I woke up the next day with a feeling. A bad feeling. I woke up and it was hovering over me the way a rain cloud hovers before a storm. I picked up my phone and messaged Lucy, “Hey you. You up yet?”, while I waited for her to reply I made some eggs for me and the cat and took a shower. An hour later I still hadn’t heard back. Tired of waiting, I decided I would just walk the couple of blocks up to her duck mansion and go see how unpacking was going. Or, if she was still asleep at noon, go wake her up and take her to lunch. I locked up the house and headed out, standing on the porch I noticed something, there were ducks on my lawn. I had never seen ducks on my lawn before and I have never seen ducks on my lawn since.

                Walking to Lucy’s house was beautiful. It was a beautiful summer day. There were kids riding their bikes down the streets, dogs out barking in the yards, everything was as it should. That is, until I got closer to Lucy’s. The closer I got to Lucy’s the quieter it got. At first I thought it might have something to do with all the ducks, but that didn’t make any sense. No, for some reason it was just too quiet. Too still. Something was wrong here. Something was wrong at Lucy’s house.

                Sprinting up the walkway I noticed there were feathers everywhere. Feathers in the fence. Feathers up the walkway. Feathers all over the driveway. Dozens and dozens of feathers…but no ducks. “Lucy!!” I screamed, pounding on her door, “LUCY!!”! Panicked, I shouldered into the door with all my weight and almost went through the entire house when it easily gave way under me, unlocked and unlatched. Scrambling to regain my footing, I squinted in the overly bright and cheery kitchen.

                The kitchen was red. I blinked. Blinked again. Red? Wasn’t it yellow yesterday? Wasn’t the whole house yellow and white yesterday? But now, today it was red. Red…and feathery. It took my brain almost a full minute to recognize my sister had filled the sunny 1950’s kitchenette with the carcasses’ of what had to be at least 15 dead ducks. She had what looked like a Pagan sacrifice of to the Duck Gods in this Betty Crocker kitchen.

                I found Lucy in the backyard, she had apparently run out of ducks. She had cut off all her hair. I couldn’t find the cat. I called the paramedics and they came and took my sister to the hospital. She had had a complete mental break with reality. And apparently it wasn’t the first time.

                My sister you see, was crazy, I didn’t know it. But she knew it. Our parents knew it, and our little sister knew it too. Our parents used to try to convince her that her voices were dreams and nightmares. Tamed with self-control and responsibility. Medication and therapy were unapproved and frowned upon in our household and keeping secrets was second nature only to breathing.  I was the only one who didn’t see it. “Lucy had nightmares”,” Lucy was “eccentric”. No, Lucy heard voices. The things that Lucy did weren’t born out of a free spirit, they were born out of nightmares and whispered taunts only she could hear. Lucy lit the match that defined our lives. She killed the ducks because she thought they were Arin, taunting her from the grave. Lucy tried to overcome her demons, but they  ended up overcoming her. And all the while I stood at the window thinking about lunch.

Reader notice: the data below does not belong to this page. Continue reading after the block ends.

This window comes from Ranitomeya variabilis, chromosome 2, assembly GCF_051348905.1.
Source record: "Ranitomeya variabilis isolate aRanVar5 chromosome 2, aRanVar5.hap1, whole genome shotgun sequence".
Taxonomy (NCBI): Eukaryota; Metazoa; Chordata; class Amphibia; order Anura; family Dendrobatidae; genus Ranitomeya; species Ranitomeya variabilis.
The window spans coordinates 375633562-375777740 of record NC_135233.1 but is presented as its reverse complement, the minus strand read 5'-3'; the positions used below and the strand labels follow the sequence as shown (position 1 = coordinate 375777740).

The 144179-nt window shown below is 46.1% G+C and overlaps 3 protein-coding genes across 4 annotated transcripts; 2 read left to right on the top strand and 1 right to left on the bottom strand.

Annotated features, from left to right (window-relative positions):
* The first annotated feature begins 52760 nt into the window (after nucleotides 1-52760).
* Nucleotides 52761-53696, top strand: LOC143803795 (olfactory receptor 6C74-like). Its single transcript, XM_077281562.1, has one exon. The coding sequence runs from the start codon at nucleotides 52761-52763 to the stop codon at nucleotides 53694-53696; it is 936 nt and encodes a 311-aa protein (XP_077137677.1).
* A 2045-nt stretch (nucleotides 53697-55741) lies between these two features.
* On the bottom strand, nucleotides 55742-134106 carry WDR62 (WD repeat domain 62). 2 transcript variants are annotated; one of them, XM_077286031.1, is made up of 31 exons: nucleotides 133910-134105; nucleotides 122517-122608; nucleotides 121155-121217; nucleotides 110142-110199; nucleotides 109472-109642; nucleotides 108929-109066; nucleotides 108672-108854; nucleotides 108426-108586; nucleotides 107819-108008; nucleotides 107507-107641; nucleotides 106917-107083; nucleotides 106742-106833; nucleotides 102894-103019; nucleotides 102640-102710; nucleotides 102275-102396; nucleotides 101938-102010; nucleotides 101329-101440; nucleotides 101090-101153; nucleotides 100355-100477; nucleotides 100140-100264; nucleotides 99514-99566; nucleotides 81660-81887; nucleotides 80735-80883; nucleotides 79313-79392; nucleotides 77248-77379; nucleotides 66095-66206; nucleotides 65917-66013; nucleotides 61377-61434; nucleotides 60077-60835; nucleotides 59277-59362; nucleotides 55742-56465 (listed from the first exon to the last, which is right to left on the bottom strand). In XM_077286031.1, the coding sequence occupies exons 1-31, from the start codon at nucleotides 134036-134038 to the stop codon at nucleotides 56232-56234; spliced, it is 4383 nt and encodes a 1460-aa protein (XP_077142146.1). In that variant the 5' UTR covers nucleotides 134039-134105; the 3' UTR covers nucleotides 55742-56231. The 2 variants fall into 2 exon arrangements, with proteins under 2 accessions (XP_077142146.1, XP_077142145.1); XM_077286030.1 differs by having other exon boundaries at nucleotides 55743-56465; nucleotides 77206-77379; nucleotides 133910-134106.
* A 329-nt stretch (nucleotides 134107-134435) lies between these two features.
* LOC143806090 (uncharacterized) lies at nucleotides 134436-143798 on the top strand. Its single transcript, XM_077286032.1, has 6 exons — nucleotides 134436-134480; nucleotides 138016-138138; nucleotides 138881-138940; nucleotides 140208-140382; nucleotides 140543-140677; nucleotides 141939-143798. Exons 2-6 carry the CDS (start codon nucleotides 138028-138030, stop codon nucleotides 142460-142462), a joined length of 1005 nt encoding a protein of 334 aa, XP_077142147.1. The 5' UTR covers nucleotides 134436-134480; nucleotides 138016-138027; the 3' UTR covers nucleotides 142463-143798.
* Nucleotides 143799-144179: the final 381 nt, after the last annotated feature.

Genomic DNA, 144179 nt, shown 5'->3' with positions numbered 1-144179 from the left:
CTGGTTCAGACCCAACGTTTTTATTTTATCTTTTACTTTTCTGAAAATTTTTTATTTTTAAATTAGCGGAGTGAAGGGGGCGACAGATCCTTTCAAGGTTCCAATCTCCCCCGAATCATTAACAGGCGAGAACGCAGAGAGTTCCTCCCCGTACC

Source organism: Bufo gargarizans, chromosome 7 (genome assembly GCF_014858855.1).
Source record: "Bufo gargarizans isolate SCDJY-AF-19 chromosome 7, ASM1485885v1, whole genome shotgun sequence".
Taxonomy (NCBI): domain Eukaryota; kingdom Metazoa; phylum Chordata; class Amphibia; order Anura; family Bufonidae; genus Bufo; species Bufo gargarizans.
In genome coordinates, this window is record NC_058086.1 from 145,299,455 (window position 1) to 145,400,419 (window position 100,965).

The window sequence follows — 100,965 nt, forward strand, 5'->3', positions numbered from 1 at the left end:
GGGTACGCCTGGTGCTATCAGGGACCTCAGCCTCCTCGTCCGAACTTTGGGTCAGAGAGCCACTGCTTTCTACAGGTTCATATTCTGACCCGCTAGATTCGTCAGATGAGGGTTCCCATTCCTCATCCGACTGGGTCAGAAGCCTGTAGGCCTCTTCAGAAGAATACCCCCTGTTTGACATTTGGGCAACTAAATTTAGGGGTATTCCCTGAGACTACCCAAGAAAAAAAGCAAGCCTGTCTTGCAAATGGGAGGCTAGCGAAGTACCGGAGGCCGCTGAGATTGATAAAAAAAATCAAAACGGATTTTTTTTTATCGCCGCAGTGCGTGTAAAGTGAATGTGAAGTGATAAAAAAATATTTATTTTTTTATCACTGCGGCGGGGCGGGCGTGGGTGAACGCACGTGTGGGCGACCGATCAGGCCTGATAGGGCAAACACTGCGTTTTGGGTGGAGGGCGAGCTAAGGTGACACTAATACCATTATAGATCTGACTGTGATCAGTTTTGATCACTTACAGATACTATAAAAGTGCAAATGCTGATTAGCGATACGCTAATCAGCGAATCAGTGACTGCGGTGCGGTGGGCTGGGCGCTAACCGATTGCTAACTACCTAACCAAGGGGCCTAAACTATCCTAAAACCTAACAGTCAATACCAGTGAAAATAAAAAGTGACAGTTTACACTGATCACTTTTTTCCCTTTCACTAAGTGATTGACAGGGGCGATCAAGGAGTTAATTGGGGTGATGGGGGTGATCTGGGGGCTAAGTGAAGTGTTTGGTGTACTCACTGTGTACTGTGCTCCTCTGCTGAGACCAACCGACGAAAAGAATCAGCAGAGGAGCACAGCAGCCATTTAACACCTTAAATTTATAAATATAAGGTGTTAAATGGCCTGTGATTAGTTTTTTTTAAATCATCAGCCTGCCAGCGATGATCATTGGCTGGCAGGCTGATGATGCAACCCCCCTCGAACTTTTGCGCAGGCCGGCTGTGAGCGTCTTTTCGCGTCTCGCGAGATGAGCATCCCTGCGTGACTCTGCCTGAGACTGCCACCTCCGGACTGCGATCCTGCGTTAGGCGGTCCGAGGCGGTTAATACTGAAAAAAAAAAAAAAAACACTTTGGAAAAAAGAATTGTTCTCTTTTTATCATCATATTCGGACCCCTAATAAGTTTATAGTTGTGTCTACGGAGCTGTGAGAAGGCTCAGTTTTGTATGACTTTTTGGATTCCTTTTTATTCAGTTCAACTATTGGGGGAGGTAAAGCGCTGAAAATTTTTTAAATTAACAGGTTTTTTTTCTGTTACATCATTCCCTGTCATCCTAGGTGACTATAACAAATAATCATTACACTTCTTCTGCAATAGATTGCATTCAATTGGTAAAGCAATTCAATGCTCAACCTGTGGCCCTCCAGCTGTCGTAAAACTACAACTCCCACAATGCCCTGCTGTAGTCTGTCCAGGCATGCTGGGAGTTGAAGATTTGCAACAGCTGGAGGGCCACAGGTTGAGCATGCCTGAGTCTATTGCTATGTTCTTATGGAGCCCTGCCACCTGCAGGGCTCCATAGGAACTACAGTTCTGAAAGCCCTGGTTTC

I don’t go to the hospital very much. Partly out of shame, partly out of fear, but mainly because she is not the Lucy I remember. I have gone and seen the person in the padded room with the scars from the ECT and glazed eyes from the Haldol they have her on. I have seen the person who, when she is off her meds, claims she sees god and everyone is out to get her. I have seen the quiet serene woman who claims that she just wants to “go home”, even though her last home was with me. But I haven’t seen my sister. Not in a long, long time. I still feel her absence. Like a splinter that catches on an unfinished banister.  She lives in Eastern State now. She has for 22 years. It too, is literally a block away. Lucy is there, dancing to the beat of her drum, and I am out here trying to take care of the ducks.

                I never did find that damn cat by the way.

                God I hate that cat. Lucy was wrong about that.

Dear Reader,

Hi, my name is Jessi, and I am here to write some stories and share them with the world.

I have been through many things in my life, and with all those things comes the knowledge that we have zero control. Except that is, within the confines of our own imaginations. To me writing and storytelling are some of the things that opens the doors to unlimited possibilities. It is my intentions here to kick open that door as hard as I possibly can – for my own sanity, and also for your possible entertainment.

So, please, kick back, grab a hot cup of whatever’s in front of you and enjoy a cold bowl of minestrone.